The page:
Locusts were spotted in a village in the Kilimanjaro region in northern Tanzania, the Regional Commissioner confirmed on February 10.
He has confirmed that experts have already been deployed to various areas in Kilimanjaro to contain the invasion.
Agriculture Minister Japhet Hasunga has confirmed that two planes will be deployed one from Addis Ababa- based Desert Locust Control Organization for Eastern Africa (DLCO-EA) and one from Zambia-based International Red Locust Control Organization for Central and Southern Africa (IRLCO-CSA) to assist,
Further, the ministry said that they have already shared knowledge with Kenya on dealing with the invasion, and pesticides for spraying have been procured.
On February 11 Tanzania Meteorological Authority (TMA) highlighted that according to weather trends in the northern region, wind—which is a crucial factor behind locust migration, has currently recorded at 20 to 25 km per hour. For locusts to spread to other areas, the wind would have to blow at 28 km per hour.
“Locusts infest when the wind settles. At the moment the wind is blowing at a low speed, and has been forecast for the next coming 10 days, from February 11 to 21, 2020 to blow at a similar rate,” TMA Forecasting Manager, Samwel Mbuya told members of the media in a press briefing in Dar es Salaam.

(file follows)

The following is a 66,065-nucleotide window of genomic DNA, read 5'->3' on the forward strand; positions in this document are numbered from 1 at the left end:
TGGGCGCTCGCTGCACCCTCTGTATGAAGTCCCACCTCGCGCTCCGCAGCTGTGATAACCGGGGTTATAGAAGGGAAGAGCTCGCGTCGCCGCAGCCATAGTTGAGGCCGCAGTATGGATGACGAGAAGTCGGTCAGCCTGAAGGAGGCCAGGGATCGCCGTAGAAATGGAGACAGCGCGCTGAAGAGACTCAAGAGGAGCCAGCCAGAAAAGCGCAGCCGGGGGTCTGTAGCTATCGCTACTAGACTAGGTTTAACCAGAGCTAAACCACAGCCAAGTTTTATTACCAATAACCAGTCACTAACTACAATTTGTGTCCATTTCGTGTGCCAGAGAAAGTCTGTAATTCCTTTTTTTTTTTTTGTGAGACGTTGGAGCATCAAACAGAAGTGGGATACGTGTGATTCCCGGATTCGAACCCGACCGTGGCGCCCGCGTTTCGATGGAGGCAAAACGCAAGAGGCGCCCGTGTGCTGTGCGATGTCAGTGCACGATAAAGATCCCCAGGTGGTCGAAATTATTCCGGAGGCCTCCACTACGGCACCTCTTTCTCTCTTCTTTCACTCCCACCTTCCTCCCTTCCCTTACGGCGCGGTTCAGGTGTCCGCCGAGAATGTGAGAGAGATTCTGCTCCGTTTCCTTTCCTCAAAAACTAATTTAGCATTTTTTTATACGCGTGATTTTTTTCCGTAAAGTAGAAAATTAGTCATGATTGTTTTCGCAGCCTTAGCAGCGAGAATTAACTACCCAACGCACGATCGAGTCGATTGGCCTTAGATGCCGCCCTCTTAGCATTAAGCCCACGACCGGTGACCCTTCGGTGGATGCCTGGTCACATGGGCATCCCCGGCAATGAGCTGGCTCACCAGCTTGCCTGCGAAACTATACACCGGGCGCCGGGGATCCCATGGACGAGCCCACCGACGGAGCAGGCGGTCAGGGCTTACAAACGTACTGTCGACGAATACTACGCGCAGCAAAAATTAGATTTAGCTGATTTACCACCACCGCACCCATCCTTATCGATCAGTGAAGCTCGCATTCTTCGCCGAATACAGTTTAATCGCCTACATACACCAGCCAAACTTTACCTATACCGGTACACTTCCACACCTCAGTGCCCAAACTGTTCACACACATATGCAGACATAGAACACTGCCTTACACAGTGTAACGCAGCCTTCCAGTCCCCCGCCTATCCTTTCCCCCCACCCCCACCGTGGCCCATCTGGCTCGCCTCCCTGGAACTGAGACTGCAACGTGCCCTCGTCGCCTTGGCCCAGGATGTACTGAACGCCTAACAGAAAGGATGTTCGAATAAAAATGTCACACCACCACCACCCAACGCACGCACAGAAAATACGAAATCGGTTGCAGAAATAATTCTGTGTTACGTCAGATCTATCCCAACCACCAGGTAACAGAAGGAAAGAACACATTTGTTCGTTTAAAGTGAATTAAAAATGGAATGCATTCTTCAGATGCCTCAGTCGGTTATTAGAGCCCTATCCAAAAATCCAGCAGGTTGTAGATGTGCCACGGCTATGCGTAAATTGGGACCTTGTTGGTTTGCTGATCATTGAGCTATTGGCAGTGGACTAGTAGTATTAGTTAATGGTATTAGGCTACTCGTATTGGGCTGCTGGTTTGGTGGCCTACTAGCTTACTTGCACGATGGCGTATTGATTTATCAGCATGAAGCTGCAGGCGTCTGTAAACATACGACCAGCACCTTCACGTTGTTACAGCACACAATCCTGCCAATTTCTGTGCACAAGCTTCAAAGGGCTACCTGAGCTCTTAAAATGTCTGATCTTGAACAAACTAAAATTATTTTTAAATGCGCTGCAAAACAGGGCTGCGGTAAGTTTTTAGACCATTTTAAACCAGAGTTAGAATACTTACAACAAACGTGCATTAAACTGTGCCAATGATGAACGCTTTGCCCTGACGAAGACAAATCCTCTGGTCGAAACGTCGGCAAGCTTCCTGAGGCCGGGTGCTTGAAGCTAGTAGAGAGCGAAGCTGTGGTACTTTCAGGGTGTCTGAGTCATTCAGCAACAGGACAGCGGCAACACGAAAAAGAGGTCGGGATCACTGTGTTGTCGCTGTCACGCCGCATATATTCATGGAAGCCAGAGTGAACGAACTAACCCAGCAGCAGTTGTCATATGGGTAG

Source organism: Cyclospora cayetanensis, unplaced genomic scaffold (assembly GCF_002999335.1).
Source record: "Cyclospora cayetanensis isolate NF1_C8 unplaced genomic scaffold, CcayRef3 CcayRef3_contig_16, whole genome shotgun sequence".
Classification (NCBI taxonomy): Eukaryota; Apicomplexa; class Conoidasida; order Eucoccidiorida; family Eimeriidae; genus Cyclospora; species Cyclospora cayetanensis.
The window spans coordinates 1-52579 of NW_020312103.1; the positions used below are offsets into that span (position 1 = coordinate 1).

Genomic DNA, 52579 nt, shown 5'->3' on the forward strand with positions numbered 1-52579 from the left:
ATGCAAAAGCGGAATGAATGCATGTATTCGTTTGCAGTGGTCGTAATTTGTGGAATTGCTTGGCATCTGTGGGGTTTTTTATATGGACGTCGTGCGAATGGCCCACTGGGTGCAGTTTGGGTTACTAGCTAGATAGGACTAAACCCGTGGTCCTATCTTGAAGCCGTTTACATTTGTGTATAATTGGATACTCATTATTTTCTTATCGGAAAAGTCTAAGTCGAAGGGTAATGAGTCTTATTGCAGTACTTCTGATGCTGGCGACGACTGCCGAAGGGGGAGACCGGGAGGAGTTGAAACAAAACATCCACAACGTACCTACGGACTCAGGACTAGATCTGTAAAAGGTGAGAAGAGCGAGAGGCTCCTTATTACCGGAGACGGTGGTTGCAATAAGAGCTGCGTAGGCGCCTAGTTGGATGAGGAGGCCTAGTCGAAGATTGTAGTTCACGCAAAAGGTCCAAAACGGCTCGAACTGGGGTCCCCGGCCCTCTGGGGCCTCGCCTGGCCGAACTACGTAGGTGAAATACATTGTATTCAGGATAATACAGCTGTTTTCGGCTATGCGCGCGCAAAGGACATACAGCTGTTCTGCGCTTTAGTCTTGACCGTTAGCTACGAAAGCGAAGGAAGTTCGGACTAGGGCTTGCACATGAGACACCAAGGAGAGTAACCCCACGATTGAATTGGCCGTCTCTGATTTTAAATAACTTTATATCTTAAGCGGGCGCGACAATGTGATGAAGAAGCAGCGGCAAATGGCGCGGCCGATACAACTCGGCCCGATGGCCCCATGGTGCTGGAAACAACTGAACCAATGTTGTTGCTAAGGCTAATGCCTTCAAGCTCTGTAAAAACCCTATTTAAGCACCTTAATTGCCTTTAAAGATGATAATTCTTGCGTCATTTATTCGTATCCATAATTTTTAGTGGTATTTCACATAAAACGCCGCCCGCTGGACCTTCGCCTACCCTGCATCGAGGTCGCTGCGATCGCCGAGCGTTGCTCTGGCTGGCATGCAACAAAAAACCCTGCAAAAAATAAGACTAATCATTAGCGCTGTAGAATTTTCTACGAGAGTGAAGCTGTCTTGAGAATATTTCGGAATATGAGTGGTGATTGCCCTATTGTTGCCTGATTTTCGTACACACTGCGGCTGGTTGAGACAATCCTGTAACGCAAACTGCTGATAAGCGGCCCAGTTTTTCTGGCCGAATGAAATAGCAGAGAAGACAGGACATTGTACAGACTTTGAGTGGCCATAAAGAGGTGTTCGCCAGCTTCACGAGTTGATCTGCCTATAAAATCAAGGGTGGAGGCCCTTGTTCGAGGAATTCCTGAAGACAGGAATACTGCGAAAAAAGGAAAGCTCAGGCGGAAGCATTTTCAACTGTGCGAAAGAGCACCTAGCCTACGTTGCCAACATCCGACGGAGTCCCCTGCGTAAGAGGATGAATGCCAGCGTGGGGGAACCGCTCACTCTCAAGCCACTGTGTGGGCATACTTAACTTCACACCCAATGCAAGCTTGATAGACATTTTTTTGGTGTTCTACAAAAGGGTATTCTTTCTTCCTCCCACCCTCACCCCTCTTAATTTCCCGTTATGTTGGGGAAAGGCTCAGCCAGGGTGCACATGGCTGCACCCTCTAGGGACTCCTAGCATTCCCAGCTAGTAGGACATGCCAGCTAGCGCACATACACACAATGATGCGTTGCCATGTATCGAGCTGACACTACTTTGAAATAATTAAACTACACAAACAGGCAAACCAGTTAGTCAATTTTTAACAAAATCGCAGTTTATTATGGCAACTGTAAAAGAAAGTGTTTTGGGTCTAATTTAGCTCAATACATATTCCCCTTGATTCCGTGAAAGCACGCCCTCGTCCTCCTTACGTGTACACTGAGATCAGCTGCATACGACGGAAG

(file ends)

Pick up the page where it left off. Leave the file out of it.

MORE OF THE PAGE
In addition, the ministry has shared that research findings in Katavi, Singida and Kigoma regions have found signs of breeding ground for red locusts—a large grasshopper species found in Sub-Saharan Africa, which differs from the desert locusts.
In regard to the government’s readiness at the regional level, minister Hasunga commented that there are about 53 agricultural officials national wide, trained on ways to deal with the pests.
The region has a lot at stake in terms of food security as drought and shortage of rainfall has affected food production.
FAO statistics show rainfall has been 50 per cent less in the Horn of Africa affecting Uganda, Kenya, and Somalia—in which over two million people are threatened with food security and drought has affected up to 85 per cent of crop-land.
Unpredictable natural forces such as drought and crop diseases have already placed a lot of strain on individual East African currencies. The desert-locusts outbreak could cause major price inflation if they consume farmlands set-for-harvest in affected regions.